In conjunction with the 2017 Science Fusion event series, students from around Minnesota will be formally recognized and awarded the 2017 Donaldson Science Award. The award recognizes and rewards high school students of African-American, Hispanic, American Indian, and Asian heritage for their interests and achievements related to Science, Technology, Engineering, and Math (STEM). Students are nominated for the award by teachers or mentors, and they are publicly recognized at one of the Science Museum’s four Science Fusion events.
All winners will receive $500 and a one-year membership to the Science Museum of Minnesota. Award ceremonies will take place at 12:30 p.m. on the Atrium Stage on level 3.
2017 Donaldson Science Award Winners
Recognized on Saturday, January 14 at African Americans in Science
Jones, currently a senior at Brooklyn Center High School, was nominated by her advisor, Mr. Joe Kane, from the Minnesota Office of Higher Education Gear Up program. Jones is described as “a mature presence” at school and as someone who staff members can count on. She isn’t afraid to be honest with her classmates. She is willing to lead other students and push them academically–especially within STEM fields–which creates a more engaging learning experience for every student. For the last three summers, Jones has participated in a month-long science research program with college professors at St. Cloud State University. She has contributed to biomedical research, high-level game design and computer coding, and she has worked with the NSA (the National Security Agency) to learn more about careers in cyber-crimes. After graduation, Jones hopes to continue her studies at St. Cloud State. She is interested in studying either biochemistry or chemistry.
Recognized on Saturday, January 21 at ¡Amantes de la Ciencia!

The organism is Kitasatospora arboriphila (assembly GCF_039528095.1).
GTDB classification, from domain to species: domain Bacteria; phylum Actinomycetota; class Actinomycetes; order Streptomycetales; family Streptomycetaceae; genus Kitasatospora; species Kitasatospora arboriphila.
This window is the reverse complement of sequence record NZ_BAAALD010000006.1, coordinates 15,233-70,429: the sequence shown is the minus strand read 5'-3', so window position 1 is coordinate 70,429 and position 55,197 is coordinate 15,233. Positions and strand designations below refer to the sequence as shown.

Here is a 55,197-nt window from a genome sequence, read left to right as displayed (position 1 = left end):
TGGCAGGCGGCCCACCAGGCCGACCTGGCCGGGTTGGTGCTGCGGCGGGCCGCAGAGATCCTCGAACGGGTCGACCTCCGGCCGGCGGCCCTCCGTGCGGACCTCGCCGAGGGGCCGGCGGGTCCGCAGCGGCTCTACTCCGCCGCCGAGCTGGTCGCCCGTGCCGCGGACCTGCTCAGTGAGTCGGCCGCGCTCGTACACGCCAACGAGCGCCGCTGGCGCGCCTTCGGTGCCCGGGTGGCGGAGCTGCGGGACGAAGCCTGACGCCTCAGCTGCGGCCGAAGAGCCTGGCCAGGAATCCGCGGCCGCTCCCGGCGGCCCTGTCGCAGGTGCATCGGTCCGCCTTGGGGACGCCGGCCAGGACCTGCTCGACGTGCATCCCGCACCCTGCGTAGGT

Enriquez, a senior at Great River School in Saint Paul, was nominated by his teacher and guidance counselor, Ms. Teresa Hichens Olson.Enriquez is described as a student with “more integrity and maturity than [people] twice his age.” As a Teen Tech Librarian at Hosmer Library, Enriquez runs and leads science and math workshops with younger learners. He has also worked at Urban Arts Academy–a local non-profit with a focus on social justice and education–and as a Step Up Intern for the city of Minneapolis. Through his work and studies, he is known to be a person who takes challenges and turn them into opportunities. He cares about others’ learning and works for social justice in his community. He also cares deeply about his family and about the future of our planet. Enriquez is expected to graduate from Great River School at the top of his class and he plans to attend college. He hopes to major in computer science or engineering.
Recognized on Saturday, January 28 at American Indians in Science
Henagin, a freshman at Cloquet Senior High School, was nominated by his science research teacher and mentor, Dr. Cynthia Welsh. Henagin is described as an honest, dependable, and well-respected student among his peers. Ojibwe culture is a vital part of Henagin’s life. He has been able to bridge his love for both culture and science by attending science camps that focus on Ojibwe language, global climate change, conservation, and the past, present, and future of wild rice. Henagin has demonstrated a keen interest in animal behavior, physiology, and genetics. Over the past three years, his work has been recognized by both state and national STEM events. His aptitude for science research became apparent in eighth grade when he began working on a project that focused on the respiration rate of Japanese Medaka fish. Working with a partner, he completed a poster presentation, a research paper, and a 15-minute spoken presentation. This project earned him a place at the state science fair.
Recognized on Saturday, February 4 at Asian Americans in Science
Haidari, a sophomore at Liberty Classical Academy in White Bear Lake, was nominated by her teacher, Dr. Naomi Dillner. Haidari is described as a student that “approaches learning with a dauntless spirit.” In her first year in the U.S., Haidari entered a science fair competition with a project that focused on toothpaste and the usefulness of its ingredients. Her project not only demonstrated her aptitude for scientifically researching a specific idea, but also highlighted her strong interest in biology and chemistry. Haidari thinks about her home country often because she knows that education–STEM education, in particular–is not available to many girls in Afghanistan. She aspires to become a physician someday so that she can teach Afghan women about health and how they can take care of themselves independently. Haidari plans to enroll in college after high school, and aspires to attend medical school after college. She is looking forward to using science not only to solve problems and improve lives, but also to change the world.